Blame It On My Genes,
Your Honor

The shape of your nose, the color of your eyes, the age at which Rogaine becomes your best friend—these factors have long been attributed to your DNA.  More recently scientists have revealed another trait that may be subject to genetic influence: violent and antisocial behavior. 

It’s a nifty finding, but should it change the way court decisions are made? 

That was the question at the inaugural event of the Scattergood Program for the Applied Ethics of Behavioral Health, a partnership between the Thomas Scattergood Foundation and Penn’s Center for Bioethics. Dr. Paul Applebaum, a professor of psychiatry, medicine, and law at Columbia University, explored the newly discovered link between male impulsivity and an enzyme called monoamine oxidase A (MAOA), whose prevalence in the body is genetically determined. As he demonstrated, transplanting this knowledge from the lab to the courtroom is a fraught task.

Discussion linking genetics to criminal behavior first blossomed in the 1970s, when studies focused on “XYY syndrome.” The thinking went that males born with an extra Y chromosome are more aggressive, since the Y chromosome triggers testosterone production.

Researchers predicted that increased aggressiveness and impulsivity in XYY men would make them more prone to criminal behavior.  When initial studies showed that they were indeed overrepresented in prison populations, enterprising legal scholars were quick to pick up the issue.

“Right away, lawyers—particularly those with an orientation for the criminal defense bar—noticed that these data could have some implications for their work,” said Applebaum. Using the insanity defense as a precedent, lawyers argued that a defendant’s genetic endowment might impair his capacity to choose his behavior, and therefore excuse him from culpability for a criminal act.

Although later studies suggested that the original XYY research had been misinterpreted, current research has given more credence to a genetic link between male impulsivity and violent behavior.

Applebaum pointed to a study by University of Wisconsin psychologist Avshalom Caspi exploring the connection between the MAOA enzyme and antisocial behavior.  Caspi and his colleagues showed that low MAOA levels correlate highly with increased impulsivity for males who have been abused or maltreated as children.  For men with similar histories of abuse—but genes that produce high MAOA levels—the correlation was less pronounced.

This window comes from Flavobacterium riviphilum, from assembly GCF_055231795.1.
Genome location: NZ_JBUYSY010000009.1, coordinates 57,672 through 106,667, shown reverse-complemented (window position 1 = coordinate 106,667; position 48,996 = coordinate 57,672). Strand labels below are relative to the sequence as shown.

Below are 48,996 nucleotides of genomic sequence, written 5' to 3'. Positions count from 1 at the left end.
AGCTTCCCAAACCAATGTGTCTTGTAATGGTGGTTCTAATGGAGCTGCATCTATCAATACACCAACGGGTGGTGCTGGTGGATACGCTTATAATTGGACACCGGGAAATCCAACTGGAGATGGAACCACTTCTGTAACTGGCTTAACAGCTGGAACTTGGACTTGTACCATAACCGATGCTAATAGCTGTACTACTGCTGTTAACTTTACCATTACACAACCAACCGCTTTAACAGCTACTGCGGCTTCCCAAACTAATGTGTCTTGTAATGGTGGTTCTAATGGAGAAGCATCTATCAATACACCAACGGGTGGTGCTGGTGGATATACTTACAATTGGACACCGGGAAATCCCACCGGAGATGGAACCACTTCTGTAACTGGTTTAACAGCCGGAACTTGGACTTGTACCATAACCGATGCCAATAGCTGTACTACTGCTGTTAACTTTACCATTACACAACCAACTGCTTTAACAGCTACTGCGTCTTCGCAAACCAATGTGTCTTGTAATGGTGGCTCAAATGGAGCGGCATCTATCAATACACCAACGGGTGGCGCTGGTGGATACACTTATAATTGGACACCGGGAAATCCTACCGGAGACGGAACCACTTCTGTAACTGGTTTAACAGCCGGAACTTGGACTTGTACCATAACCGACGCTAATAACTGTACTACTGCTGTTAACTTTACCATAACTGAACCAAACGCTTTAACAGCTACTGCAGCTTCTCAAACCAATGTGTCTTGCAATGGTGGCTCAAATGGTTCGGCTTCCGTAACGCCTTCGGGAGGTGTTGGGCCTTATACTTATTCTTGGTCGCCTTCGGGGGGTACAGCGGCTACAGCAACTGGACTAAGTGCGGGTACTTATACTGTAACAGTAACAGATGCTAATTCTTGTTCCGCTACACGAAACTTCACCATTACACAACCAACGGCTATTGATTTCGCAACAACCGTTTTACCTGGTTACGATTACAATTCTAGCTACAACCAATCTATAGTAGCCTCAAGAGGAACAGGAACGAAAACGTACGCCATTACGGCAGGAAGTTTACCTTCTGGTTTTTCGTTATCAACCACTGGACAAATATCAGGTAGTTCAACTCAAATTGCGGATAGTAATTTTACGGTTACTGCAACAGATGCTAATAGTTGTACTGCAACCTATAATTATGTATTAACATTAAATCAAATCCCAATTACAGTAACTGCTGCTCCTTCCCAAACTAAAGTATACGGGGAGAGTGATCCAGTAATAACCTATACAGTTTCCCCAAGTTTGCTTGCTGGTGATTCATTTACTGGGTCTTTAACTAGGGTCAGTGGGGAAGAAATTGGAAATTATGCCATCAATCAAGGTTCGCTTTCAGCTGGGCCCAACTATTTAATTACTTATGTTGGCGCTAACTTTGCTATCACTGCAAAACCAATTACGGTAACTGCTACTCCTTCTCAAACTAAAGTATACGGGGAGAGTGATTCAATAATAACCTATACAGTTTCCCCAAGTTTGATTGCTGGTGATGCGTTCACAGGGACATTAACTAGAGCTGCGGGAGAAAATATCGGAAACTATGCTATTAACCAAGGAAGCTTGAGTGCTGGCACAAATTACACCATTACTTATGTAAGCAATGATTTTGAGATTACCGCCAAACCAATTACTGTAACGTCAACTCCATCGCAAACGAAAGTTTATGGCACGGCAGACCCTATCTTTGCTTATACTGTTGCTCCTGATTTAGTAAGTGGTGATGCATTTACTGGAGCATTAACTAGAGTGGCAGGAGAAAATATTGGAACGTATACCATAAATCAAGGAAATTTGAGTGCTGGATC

“Interestingly, the courts were not terribly sympathetic” to appeals based on genetics, Applebaum said. “But the law’s skepticism doesn’t come out of the blue. Our Anglo-American legal tradition has generally viewed people as intentional actors [who] should be held responsible for their actions.”

Applebaum suggested that it might be more appropriate to use a genetic defense to mitigate sentencing, rather than to excuse criminal behavior. “If we’re not going to let people off the hook because of their genetic predispositions, you might ask whether we should take this sort of thing into account in sentencing,” he said. Since the decision not to commit a criminal act may be a tougher choice for those with low MAOA levels, perhaps they should not be punished as harshly as others, for whom the choice may be easier.

Yet that raises another thorny problem. “It’s making a rather odd argument, if you think about it,” he said. “In essence, the defense counsel is [saying]: Your honor, I ask you for mercy for my client on the grounds that he is much more likely than other defendants who come before you to do it again.”

“There’s some kind of conceptual non-alignment here that goes along with this argument, which suggests that it is more likely to be effective in theory than in fact before our very pragmatically oriented courts,” Applebaum said.

Whatever the legal implications of their work, researchers are going full speed ahead in investigating the link between genetics and criminal behavior. Their findings have already given birth to a handful of for-profit companies “that have announced plans to introduce a mail-order assessment for individual risk for antisocial behavior,” Applebaum said.

“So if you want to swab the inside of your kid’s cheek, pop that swab in a test tube, and send it back to the lab—they’ll tell you if he has a little Al Capone in him.”

—Leanne Ta C’09


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